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BWW Review: TOSCA at Adelaide Festival Theatre

Reviewed by Barry Lenny, Saturday 12th November 2016

State Opera of South Australia have a double reason to celebrate. Not only did the opening night of their production of Giacomo Puccini Tosca prove a great success, but the earlier production this year, Cloudstreet, has been short-listed for an Adelaide Critics Circle Award.

A co-production with the Welsh National Opera

The Sacristan of the Church of Sant'Andrea della Valle brings food and wine for Mario Cavaradossi who is painting a picture of Mary Magdalen for the church. John Bolton Wood brings some fine humour to the start of the opera as the Sacristan, a light moment before things turn very dark indeed.

Cesare Angelotti's sister, the Marchesa Attavanti, has helped him escape from his imprisonment by Royalist supporters in the Castel Sant'Angelo. When he seeks refuge in the family chapel at the Church of Sant'Andrea della Valle, he is discovered by Cavaradossi, and he, too, helps Angelotti, giving him the food and drink. Jeremy Tatchell conveys all of the terror of the escapee superbly. His fear of recapture and execution is in his eyes and his voice.

Floria Tosca arrives and sees the painting of Mary Magdalen for which Cavaradossi has used a lady he has seen as his model. It happens to be the Marchesa Attavanti. Tosca is jealous but he pacifies her and they arrange to meet later. We have already heard the magnificent tenor voice of Rosario La Spina before this point, of course, but now Kate Ladner adds her glorious soprano in a duet that ends as a declaration of love and devotion.

She leaves and then Cavaradossi flees with Angelotti to hide him at his villa. The Sacristan mistakenly announces the defeat of Napoleon and the crowd who have arrived prepare to sing a Te Deum, but they are interrupted by the arrival of Baron Scarpia, seeking Angelotti. Mario Bellanova is a powerful presence, commanding the stage as Scarpia, his voice filled with authority he is wonderfully sly when Tosca returns, convincing her that Cavaradossi is cheating on her. She heads for Cavaradossi's villa followed by Spoletta, Scarpia's agent. Bernard Hull brings a sinister edge to the role of Spoletta. Another of Scarpia's men, Sciarrone, is in the capable hands of Pelham Andrews.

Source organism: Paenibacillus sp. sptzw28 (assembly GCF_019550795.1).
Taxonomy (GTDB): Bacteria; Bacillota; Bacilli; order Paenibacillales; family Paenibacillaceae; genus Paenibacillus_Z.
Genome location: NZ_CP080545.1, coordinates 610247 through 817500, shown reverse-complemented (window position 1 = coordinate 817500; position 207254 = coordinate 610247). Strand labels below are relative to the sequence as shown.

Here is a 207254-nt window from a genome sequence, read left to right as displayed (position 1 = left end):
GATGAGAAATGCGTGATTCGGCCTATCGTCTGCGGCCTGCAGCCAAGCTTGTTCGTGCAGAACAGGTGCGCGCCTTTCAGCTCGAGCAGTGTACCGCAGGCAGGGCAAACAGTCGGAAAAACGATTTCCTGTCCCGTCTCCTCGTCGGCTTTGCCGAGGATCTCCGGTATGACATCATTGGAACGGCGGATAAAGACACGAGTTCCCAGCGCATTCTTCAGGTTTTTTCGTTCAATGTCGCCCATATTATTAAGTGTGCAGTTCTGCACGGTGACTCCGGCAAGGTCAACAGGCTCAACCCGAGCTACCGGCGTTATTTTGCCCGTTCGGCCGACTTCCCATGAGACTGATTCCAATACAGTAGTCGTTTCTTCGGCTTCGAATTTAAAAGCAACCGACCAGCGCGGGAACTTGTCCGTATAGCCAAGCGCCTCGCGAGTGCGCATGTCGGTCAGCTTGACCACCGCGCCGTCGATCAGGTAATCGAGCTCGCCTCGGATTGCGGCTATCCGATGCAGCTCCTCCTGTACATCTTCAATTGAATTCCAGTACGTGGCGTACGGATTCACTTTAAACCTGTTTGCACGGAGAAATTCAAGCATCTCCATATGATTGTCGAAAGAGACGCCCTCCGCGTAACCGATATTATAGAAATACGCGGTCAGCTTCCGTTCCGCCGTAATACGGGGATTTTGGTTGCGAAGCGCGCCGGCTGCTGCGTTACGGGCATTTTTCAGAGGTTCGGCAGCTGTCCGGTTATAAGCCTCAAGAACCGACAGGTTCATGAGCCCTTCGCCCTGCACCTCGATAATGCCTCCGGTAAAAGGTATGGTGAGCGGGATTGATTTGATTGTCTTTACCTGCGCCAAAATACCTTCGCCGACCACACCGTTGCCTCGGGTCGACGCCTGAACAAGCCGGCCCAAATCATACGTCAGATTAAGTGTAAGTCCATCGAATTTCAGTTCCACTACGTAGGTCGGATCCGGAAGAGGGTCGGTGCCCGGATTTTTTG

The State Opera Chorus gets their chance now to sing the Te Deum, and sing they do, their voices soaring with Puccini's big finish to the first act. Timothy Sexton, CEO and artistic director of State Opera is also the chorus master and he has every reason to be proud of his singers.

The second act finds Scarpia in his apartment where Bellanova brings out the deviousness of the Baron, sending Spoletta into a nearby room to torture Cavaradossi within hearing of Tosca until she tells where Angelotti is hiding. News comes back that he killed himself, then more news of Napoleon's victory. Cavaradossi expresses his happiness at this, and is condemned to death. La Spina is very convincing as a man who has suffered a beating. Ladner is equally convincing in her distress at his suffering. The three lead performers prove that opera singers can also act.

Scarpia then agrees to save Cavaradossi with a faked firing squad, if Tosca will give herself to him. She reluctantly accepts his offer and he signs a travel pass for her and Cavaradossi. He then tries to force himself on her, but she stabs him to death.

The third act is atop the Castel Sant'Angelo, with Peter Anton von Verschaffelt's 1753 bronze statue of Michael the Archangel prominently displayed. A shepherd boy is heard singing, Angus Brill Reed on opening night and the 17th, Jack Raft on the other two nights, and Cavaradossi is brought in to face his execution, with Robert England as the Gaoler appearing far too briefly.

Although dead, Scarpia has one more trick to play on Tosca. The firing squad is real. Scarpia's men have found his body and have come for her, but she escapes by jumping to her death. How she does this is a secret that will cost you a ticket to discover.

Nicholas Braithwaite and the Adelaide Symphony Orchestra bring out every nuance in Puccini's score, which carries so much of the emotional power in the opera, and they maintained a remarkable balance with the singers. Cath Dadd's direction shows great insight into the characters and their relationships, which is brought out in the performances. Ashley Martin-Davies's sets and costumes are stunning and come to life vividly under the lighting designed by Nigel Levings.

The entire package is a 'must see' for any lover of opera and, if you have never seen one, you might as well start with one of the greatest operas. Tosca has not been performed in Adelaide for a very long time so take this opportunity to attend an exceptional performance while you can.

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